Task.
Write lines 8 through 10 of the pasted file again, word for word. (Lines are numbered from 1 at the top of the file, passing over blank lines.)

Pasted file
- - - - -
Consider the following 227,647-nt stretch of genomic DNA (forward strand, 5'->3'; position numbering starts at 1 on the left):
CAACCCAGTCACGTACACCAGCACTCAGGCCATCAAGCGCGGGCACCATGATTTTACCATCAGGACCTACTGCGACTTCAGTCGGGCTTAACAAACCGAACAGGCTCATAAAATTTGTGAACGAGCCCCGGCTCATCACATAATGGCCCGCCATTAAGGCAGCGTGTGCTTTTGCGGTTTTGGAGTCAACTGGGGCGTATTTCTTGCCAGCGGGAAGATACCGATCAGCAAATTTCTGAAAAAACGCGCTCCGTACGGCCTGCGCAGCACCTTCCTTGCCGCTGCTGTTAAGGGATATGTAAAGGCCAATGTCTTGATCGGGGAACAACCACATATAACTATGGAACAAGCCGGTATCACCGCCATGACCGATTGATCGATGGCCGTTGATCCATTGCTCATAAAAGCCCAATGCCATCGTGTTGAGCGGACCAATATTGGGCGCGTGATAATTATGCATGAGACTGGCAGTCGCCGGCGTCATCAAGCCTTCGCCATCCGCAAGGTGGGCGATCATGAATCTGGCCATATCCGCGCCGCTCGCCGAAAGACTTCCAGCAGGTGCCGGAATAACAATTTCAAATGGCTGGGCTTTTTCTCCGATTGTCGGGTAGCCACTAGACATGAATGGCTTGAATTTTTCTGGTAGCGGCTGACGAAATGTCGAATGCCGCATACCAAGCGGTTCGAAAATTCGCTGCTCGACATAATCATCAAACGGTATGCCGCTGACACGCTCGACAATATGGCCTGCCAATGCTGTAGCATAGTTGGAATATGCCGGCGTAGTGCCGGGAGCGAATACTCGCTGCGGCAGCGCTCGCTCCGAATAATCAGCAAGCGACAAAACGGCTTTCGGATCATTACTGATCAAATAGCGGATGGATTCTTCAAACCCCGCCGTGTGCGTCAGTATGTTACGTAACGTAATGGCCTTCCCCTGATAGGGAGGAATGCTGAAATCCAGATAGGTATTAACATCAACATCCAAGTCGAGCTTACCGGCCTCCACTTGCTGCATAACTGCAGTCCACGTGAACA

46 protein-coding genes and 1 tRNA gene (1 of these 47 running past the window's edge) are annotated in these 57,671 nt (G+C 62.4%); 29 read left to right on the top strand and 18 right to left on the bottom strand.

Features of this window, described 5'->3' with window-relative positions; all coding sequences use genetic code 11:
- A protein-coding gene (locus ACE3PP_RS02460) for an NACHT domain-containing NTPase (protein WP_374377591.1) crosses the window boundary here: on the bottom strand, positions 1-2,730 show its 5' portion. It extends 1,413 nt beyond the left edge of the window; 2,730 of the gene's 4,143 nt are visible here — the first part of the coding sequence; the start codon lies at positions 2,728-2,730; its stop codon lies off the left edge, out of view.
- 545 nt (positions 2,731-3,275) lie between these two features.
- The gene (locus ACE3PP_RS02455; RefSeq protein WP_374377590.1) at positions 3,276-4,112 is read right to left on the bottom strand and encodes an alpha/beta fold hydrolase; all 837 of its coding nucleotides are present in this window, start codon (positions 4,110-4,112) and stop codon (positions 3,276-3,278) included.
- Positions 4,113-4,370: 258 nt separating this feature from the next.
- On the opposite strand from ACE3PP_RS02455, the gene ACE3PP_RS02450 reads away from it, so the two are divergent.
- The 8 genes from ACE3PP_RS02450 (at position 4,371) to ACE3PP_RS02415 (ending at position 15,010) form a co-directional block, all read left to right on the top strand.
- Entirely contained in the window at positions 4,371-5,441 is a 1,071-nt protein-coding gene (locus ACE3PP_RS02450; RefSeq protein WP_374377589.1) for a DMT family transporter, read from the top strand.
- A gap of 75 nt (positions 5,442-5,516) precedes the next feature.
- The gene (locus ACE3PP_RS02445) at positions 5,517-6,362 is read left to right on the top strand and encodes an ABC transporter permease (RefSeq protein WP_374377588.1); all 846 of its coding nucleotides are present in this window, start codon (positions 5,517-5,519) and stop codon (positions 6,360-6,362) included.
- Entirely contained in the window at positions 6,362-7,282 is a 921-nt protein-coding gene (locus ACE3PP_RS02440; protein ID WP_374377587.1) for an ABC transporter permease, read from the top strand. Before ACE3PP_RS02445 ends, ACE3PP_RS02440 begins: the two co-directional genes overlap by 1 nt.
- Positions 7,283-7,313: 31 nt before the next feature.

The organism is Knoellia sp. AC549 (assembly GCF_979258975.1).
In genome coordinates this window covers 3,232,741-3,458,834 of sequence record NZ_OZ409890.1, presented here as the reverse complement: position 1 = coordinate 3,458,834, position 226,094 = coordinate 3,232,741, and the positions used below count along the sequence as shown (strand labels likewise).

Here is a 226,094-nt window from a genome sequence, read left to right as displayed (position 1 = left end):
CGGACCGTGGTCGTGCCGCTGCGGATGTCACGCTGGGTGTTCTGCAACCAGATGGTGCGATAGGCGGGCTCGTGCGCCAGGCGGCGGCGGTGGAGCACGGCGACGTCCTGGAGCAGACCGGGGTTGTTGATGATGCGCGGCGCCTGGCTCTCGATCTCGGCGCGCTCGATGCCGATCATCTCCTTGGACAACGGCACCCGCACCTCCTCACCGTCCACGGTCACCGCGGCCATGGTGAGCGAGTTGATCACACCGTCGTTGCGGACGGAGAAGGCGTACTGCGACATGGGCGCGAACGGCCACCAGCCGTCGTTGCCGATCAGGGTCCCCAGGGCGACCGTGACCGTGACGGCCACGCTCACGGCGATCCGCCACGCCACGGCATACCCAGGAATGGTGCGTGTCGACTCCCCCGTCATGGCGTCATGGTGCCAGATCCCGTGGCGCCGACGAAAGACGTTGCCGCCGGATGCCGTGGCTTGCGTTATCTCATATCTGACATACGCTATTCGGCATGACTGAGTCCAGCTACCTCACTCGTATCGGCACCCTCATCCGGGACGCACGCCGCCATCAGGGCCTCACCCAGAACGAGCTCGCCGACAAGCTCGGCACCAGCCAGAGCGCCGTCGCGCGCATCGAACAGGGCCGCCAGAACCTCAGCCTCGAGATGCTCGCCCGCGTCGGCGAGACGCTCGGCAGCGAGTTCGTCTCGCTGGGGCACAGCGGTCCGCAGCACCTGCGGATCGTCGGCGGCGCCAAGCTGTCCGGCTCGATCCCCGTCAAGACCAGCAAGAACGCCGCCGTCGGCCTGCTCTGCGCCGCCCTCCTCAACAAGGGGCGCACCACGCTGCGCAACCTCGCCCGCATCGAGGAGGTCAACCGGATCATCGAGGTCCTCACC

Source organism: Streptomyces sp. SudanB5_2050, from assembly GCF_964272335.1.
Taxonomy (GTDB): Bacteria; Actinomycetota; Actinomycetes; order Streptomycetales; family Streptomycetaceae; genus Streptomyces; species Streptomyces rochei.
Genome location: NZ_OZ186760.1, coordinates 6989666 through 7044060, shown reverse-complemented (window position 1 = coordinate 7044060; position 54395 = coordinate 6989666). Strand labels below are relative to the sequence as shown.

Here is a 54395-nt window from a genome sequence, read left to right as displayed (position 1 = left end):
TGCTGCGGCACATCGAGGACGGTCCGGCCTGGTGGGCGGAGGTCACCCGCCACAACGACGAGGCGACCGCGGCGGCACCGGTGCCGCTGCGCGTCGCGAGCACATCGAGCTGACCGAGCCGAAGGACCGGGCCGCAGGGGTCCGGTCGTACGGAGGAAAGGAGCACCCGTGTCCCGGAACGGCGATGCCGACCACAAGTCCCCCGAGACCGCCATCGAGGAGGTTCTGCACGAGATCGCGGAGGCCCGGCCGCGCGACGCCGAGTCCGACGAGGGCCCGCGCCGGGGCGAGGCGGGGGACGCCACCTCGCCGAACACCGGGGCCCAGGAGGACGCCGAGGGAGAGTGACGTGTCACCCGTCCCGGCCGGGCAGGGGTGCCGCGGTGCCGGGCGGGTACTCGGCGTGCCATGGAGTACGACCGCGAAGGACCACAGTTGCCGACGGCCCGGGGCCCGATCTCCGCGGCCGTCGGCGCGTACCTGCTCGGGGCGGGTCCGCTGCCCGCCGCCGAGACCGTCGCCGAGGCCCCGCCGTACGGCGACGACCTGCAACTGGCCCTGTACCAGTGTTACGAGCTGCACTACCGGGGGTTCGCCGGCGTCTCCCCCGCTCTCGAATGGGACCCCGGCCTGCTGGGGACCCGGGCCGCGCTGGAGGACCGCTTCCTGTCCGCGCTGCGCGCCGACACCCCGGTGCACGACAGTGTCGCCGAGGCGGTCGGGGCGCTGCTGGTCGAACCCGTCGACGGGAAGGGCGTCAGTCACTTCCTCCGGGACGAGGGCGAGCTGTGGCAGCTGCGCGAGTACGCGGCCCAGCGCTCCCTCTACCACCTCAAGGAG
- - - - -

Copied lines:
- Positions 4,113-4,370: 258 nt separating this feature from the next.
- On the opposite strand from ACE3PP_RS02455, the gene ACE3PP_RS02450 reads away from it, so the two are divergent.
- The 8 genes from ACE3PP_RS02450 (at position 4,371) to ACE3PP_RS02415 (ending at position 15,010) form a co-directional block, all read left to right on the top strand.